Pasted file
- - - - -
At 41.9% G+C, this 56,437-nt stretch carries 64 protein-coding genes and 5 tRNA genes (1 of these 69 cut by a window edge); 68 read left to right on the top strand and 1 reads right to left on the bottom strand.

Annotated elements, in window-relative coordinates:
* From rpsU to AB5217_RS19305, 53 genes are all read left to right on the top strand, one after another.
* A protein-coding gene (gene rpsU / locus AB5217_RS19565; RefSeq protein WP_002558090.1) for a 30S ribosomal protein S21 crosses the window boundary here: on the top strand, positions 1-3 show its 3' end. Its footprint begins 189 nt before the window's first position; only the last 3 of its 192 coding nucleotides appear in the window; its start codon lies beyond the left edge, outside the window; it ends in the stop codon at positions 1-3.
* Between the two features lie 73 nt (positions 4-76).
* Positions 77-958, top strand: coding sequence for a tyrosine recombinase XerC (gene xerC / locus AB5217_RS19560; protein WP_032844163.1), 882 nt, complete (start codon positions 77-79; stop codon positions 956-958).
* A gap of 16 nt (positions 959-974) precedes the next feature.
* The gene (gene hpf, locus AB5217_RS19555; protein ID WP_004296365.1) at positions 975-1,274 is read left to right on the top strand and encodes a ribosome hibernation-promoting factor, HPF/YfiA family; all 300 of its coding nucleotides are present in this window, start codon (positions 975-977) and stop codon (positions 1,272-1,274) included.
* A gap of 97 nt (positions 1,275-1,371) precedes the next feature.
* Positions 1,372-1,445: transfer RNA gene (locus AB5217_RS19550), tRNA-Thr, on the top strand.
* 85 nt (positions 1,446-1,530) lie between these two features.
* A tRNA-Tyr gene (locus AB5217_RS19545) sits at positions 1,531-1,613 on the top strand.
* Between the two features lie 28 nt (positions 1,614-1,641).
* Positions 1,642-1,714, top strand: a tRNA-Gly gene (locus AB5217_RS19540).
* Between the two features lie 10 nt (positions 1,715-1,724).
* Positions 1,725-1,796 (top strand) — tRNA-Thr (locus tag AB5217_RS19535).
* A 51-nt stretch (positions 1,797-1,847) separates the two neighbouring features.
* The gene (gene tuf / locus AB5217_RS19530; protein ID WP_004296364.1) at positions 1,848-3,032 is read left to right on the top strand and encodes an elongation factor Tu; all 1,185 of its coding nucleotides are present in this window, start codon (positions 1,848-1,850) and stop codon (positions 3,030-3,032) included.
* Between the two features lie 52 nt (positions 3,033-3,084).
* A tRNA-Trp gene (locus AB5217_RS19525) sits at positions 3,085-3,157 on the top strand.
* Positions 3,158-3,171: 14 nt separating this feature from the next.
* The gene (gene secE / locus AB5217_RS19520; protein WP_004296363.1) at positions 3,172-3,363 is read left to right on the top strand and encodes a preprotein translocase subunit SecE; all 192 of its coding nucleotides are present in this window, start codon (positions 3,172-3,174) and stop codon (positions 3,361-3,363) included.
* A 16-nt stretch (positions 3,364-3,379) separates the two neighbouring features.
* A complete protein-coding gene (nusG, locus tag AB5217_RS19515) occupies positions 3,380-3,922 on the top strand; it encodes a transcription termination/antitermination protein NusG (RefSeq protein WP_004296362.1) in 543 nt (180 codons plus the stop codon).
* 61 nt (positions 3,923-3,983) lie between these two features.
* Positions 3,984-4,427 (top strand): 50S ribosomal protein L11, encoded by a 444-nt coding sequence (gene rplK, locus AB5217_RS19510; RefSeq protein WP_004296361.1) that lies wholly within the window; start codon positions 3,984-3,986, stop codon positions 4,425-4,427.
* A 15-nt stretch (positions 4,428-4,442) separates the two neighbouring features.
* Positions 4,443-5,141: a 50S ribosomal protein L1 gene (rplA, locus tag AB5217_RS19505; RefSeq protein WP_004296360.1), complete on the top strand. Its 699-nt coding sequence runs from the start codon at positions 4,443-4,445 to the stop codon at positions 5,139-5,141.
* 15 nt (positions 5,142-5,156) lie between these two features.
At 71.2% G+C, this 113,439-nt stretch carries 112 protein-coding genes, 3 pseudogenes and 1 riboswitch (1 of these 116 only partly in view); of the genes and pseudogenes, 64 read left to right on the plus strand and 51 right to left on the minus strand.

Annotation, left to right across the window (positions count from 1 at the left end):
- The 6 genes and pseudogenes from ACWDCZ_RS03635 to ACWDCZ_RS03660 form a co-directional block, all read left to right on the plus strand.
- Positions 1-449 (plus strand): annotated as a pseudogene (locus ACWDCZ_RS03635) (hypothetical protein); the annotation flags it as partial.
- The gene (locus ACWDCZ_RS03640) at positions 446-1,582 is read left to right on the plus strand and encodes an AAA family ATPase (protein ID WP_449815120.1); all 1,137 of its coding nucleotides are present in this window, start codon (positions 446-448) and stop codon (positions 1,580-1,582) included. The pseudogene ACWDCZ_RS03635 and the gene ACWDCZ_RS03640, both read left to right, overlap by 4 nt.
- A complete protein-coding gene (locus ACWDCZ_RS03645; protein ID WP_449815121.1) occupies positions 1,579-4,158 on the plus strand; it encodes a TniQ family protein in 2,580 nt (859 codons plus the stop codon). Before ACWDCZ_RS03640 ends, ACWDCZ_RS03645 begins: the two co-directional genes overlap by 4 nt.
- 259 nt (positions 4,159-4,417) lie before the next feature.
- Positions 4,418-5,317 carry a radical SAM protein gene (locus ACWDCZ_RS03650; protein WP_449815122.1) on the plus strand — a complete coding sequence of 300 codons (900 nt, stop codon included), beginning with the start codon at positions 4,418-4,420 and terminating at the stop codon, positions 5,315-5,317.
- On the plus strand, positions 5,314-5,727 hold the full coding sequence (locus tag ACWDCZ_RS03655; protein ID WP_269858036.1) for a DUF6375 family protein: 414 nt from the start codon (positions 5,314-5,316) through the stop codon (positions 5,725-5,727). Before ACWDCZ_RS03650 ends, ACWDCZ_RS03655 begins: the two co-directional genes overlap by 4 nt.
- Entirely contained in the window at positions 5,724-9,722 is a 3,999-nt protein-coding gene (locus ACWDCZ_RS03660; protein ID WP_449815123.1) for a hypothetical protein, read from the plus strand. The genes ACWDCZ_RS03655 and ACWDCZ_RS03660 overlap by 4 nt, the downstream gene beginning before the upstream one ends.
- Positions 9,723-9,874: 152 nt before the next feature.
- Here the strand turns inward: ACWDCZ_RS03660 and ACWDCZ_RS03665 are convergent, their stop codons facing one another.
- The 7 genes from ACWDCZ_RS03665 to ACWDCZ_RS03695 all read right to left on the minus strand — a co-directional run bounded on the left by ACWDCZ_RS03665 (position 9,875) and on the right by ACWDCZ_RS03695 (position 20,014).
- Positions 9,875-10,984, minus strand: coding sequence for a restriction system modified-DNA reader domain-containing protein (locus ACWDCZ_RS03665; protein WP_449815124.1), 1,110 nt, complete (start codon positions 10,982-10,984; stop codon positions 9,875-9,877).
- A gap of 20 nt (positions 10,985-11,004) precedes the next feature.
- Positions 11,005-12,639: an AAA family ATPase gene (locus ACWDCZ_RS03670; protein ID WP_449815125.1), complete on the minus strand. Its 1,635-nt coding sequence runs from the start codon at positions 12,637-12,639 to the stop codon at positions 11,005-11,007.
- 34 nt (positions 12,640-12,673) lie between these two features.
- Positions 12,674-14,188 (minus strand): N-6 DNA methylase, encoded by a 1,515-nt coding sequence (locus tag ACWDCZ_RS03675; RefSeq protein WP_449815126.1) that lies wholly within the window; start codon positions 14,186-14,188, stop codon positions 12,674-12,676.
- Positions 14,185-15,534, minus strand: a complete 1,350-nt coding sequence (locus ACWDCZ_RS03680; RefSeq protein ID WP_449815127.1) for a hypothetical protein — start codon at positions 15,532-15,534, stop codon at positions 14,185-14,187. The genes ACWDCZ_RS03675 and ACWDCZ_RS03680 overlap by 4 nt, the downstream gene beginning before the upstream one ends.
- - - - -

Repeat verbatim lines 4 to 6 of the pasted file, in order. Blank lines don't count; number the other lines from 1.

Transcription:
* A protein-coding gene (gene rpsU / locus AB5217_RS19565; RefSeq protein WP_002558090.1) for a 30S ribosomal protein S21 crosses the window boundary here: on the top strand, positions 1-3 show its 3' end. Its footprint begins 189 nt before the window's first position; only the last 3 of its 192 coding nucleotides appear in the window; its start codon lies beyond the left edge, outside the window; it ends in the stop codon at positions 1-3.
* Between the two features lie 73 nt (positions 4-76).
* Positions 77-958, top strand: coding sequence for a tyrosine recombinase XerC (gene xerC / locus AB5217_RS19560; protein WP_032844163.1), 882 nt, complete (start codon positions 77-79; stop codon positions 956-958).